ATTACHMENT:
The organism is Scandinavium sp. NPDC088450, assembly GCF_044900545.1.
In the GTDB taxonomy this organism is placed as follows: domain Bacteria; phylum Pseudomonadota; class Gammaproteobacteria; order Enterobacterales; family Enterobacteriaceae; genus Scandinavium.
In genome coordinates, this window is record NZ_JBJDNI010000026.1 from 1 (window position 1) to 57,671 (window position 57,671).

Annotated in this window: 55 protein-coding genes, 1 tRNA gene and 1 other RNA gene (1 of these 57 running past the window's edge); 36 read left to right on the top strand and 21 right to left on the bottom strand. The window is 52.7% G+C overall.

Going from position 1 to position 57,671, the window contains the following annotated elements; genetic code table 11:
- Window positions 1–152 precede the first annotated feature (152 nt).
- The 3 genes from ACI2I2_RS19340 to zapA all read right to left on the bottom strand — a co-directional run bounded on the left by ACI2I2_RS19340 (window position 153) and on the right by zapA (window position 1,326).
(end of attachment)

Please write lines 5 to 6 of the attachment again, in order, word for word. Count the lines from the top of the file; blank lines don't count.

Going from position 1 to position 57,671, the window contains the following annotated elements; genetic code table 11:
- Window positions 1–152 precede the first annotated feature (152 nt).